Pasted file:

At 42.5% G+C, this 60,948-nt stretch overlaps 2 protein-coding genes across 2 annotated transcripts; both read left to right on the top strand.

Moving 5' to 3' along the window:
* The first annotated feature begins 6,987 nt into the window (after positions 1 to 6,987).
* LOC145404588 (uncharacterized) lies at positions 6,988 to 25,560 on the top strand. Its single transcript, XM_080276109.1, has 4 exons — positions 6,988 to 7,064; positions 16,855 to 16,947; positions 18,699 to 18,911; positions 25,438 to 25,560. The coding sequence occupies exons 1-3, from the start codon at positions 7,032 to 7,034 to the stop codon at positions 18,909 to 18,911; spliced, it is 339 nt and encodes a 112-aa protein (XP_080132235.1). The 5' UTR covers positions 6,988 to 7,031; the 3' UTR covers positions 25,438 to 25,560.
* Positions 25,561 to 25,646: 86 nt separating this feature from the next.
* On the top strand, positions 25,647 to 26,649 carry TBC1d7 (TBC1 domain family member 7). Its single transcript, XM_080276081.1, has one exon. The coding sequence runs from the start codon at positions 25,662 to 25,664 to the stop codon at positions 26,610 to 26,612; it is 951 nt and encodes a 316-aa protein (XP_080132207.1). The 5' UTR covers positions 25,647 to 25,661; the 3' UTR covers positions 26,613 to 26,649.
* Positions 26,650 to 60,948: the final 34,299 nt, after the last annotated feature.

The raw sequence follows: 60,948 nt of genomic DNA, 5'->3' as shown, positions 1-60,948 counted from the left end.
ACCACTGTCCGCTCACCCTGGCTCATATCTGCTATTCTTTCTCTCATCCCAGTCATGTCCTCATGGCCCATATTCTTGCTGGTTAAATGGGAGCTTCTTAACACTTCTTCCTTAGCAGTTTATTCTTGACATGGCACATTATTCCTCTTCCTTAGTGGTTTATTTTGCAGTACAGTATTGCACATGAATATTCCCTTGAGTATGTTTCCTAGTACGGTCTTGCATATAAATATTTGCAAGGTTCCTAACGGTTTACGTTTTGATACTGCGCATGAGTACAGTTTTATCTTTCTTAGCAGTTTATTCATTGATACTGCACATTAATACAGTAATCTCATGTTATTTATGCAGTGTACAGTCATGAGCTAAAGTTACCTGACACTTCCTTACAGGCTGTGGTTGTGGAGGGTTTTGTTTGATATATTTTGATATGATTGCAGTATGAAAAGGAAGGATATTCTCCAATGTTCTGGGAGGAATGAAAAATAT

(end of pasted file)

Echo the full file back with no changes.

At 42.5% G+C, this 60,948-nt stretch overlaps 2 protein-coding genes across 2 annotated transcripts; both read left to right on the top strand.

Moving 5' to 3' along the window:
* The first annotated feature begins 6,987 nt into the window (after positions 1 to 6,987).
* LOC145404588 (uncharacterized) lies at positions 6,988 to 25,560 on the top strand. Its single transcript, XM_080276109.1, has 4 exons — positions 6,988 to 7,064; positions 16,855 to 16,947; positions 18,699 to 18,911; positions 25,438 to 25,560. The coding sequence occupies exons 1-3, from the start codon at positions 7,032 to 7,034 to the stop codon at positions 18,909 to 18,911; spliced, it is 339 nt and encodes a 112-aa protein (XP_080132235.1). The 5' UTR covers positions 6,988 to 7,031; the 3' UTR covers positions 25,438 to 25,560.
* Positions 25,561 to 25,646: 86 nt separating this feature from the next.
* On the top strand, positions 25,647 to 26,649 carry TBC1d7 (TBC1 domain family member 7). Its single transcript, XM_080276081.1, has one exon. The coding sequence runs from the start codon at positions 25,662 to 25,664 to the stop codon at positions 26,610 to 26,612; it is 951 nt and encodes a 316-aa protein (XP_080132207.1). The 5' UTR covers positions 25,647 to 25,661; the 3' UTR covers positions 26,613 to 26,649.
* Positions 26,650 to 60,948: the final 34,299 nt, after the last annotated feature.

The raw sequence follows: 60,948 nt of genomic DNA, 5'->3' as shown, positions 1-60,948 counted from the left end.
ACCACTGTCCGCTCACCCTGGCTCATATCTGCTATTCTTTCTCTCATCCCAGTCATGTCCTCATGGCCCATATTCTTGCTGGTTAAATGGGAGCTTCTTAACACTTCTTCCTTAGCAGTTTATTCTTGACATGGCACATTATTCCTCTTCCTTAGTGGTTTATTTTGCAGTACAGTATTGCACATGAATATTCCCTTGAGTATGTTTCCTAGTACGGTCTTGCATATAAATATTTGCAAGGTTCCTAACGGTTTACGTTTTGATACTGCGCATGAGTACAGTTTTATCTTTCTTAGCAGTTTATTCATTGATACTGCACATTAATACAGTAATCTCATGTTATTTATGCAGTGTACAGTCATGAGCTAAAGTTACCTGACACTTCCTTACAGGCTGTGGTTGTGGAGGGTTTTGTTTGATATATTTTGATATGATTGCAGTATGAAAAGGAAGGATATTCTCCAATGTTCTGGGAGGAATGAAAAATAT